While Rocky Balboa and Sylvester Stallone have become synonymous in many ways, history could have been a lot different as Rocky could have starred a different actor in the leading role.
45 years after Rocky premiered, the Rocky franchise currently consists of eight movies and has made more than $1.7 billion at the box office,
with a third Creed installment to be released in 2023 and talks for a Drago spinoff. Rocky was a very personal project for Sylvester Stallone, who created Rocky Balboa and wrote Rocky’s first draft, which is why is difficult to imagine a world in which Sylvester Stallone didn’t play Rocky.
After reprising his role as Rocky Balboa in Creed and Creed II, Sylvester Stallone will not return for Creed III. According to both Stallone and director/star
Michael B. Jordan, Creed III will focus on Adonis and his family entirely, and thus there would be no room for Rocky in the film.
While it makes sense for the Creed franchise to move away from Rocky in order to make Adonis’ story better, Rocky’s absence from Creed III comes as Sylvester Stallone makes his dissatisfaction over producer Irwin Winkler’s handling of the Rocky franchise public.
In a now-deleted Instagram post, Stallone, who doesn’t own the movie rights to Rocky, accused Winkler of withholding ownership rights to Rocky, followed by another deleted post in which Stallone labeled the upcoming Ivan Drago spinoff as a cash grab.
While the specifics of the legal battle for the movie rights to Rocky are complex, Stallone’s sense of ownership over Rocky comes from the fact the actor created Rocky Balboa and wrote the very first Rocky draft.
Before Rocky hit theaters, Sylvester Stallone’s only major credit had been an acting role in The Lords Of Flatbush, meaning that he was still trying to make a name for himself in Hollywood by
the time he wrote the Rocky script. After auditioning for a role for which Stallone himself admits he was not suitable, the actor, who had recently moved on to California, pitched Rocky
to the producers and was asked to bring the script he had written. According to Stallone, the Rocky script came to be after he watched Chuck Wepner defeat
the multi-champion Muhammad Ali in 1975, inspiring Stallone to write a story about the underdog who would fight hard to win – both inside the ring and in life.
Stallone’s Rocky script was eventually bought and made into a movie, but Sylvester Stallone almost didn’t get to play Rocky Balboa.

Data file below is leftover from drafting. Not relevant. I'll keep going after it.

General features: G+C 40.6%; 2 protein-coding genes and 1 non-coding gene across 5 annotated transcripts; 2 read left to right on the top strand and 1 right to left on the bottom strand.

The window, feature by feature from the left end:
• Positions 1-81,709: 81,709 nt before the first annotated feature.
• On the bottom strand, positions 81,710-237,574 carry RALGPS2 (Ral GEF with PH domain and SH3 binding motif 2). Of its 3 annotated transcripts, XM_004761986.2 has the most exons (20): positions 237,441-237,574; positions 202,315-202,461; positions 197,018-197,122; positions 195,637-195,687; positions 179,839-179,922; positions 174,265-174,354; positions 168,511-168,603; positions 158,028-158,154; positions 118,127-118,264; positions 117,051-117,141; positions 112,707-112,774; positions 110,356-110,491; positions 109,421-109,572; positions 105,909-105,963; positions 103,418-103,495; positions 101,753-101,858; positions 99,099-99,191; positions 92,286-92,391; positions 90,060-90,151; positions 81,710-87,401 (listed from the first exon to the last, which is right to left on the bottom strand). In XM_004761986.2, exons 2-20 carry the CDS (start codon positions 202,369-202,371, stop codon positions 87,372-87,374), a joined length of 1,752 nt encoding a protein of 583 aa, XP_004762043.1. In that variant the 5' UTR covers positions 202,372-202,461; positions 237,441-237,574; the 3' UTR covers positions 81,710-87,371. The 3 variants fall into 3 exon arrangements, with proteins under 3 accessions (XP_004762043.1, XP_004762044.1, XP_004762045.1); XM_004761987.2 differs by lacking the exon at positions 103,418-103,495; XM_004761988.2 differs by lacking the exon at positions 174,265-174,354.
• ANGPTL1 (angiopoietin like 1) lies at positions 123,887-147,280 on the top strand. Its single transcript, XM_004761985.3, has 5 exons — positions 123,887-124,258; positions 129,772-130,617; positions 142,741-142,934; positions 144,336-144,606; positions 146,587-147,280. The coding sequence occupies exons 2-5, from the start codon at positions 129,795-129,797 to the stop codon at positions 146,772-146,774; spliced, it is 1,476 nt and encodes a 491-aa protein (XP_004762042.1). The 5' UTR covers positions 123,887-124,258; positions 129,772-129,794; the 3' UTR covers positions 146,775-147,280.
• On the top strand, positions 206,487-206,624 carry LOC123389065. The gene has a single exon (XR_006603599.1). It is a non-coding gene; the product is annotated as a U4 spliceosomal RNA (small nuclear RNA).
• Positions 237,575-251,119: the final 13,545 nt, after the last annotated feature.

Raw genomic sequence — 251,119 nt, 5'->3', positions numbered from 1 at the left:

The studio had other names for the role in mind and had history gone that way, the Rocky Balboa character and the Rocky franchise as a whole would have been very different – even if Rocky’s story itself would’ve remained pretty much the same.
Although the producers were very much interested in the Rocky script Sylvester Stallone had written, they were envisioning the movie with a high-profile actor playing Balboa.
That shows how confident the producers and the studio were at the Rocky script Stallone had offered, as they believed it deserved a Hollywood star as the lead actor.
Some of the names considered for Rocky Balboa were Burt Reynolds, James Caan, Robert Redford, and Ryan O’Neal, all of which had much longer and more established careers than Stallone at the time.
However, Sylvester Stallone declined the initial offer of $360,000 for the script, a risky move considering how Stallone was having financial problems and even
had to sell his dog. After some negotiation and Stallone being adamant about playing Rocky Balboa, the Rocky movie was given a budget of $1.1 million and the Rocky Balboa part was given to Sylvester Stallone.
Had the studio gone for a bigger name to play Rocky Balboa instead of Sylvester Stallone, it is likely that the same would have happened to the Adrian part. Initially,
the producers were also considering more established actresses to play Adrian in Rocky, including Cher – who had already starred in productions
like The Sonny & Cher Comedy Hour and Cher. Carrie Snodgress, who by then was already an Oscar nominee, was also considered for the Adrian role.
Snodgress was, in fact, Rocky’s director John G. Avildsen’s top choice to play Adrian, but negotiations fell through. Other names considered were Susan Sarandon and Bette Midler, although they were not as established names as Cher and Carrie Snodgress.
In a world where an established actor like James Caan had played Rocky, a more famous actress like Cher or Carrie Snodgress playing the role of
Rocky’s Adrian would’ve made sense. That said, just like it’s fortunate that Stallone got to play Rocky, it’s a good thing Talia Shire eventually got the Adrian role,
as the actress crafted a perfect contrast to Balboa with her Adrian – which made their relationship so interesting.
In a way, Rocky Balboa’s struggles through the streets of Philadelphia represented Sylvester Stallone’s own journey as a young actor with almost no money trying to make it into Hollywood.
For example, Rocky’s dog, Butkus, was Sylvester Stallone’s own dog – the one he had previously sold. There was an earnestness in Stallone’s portrayal of Rocky, not just because their journeys were somewhat similar,
but also because Stallone had created the character and knew him better than no one. Had anyone else played Balboa, that actor would have only the script to inform them who Rocky Balboa was.
Even if Rocky’s story was still there, Rocky Balboa himself would have come off as a very different character.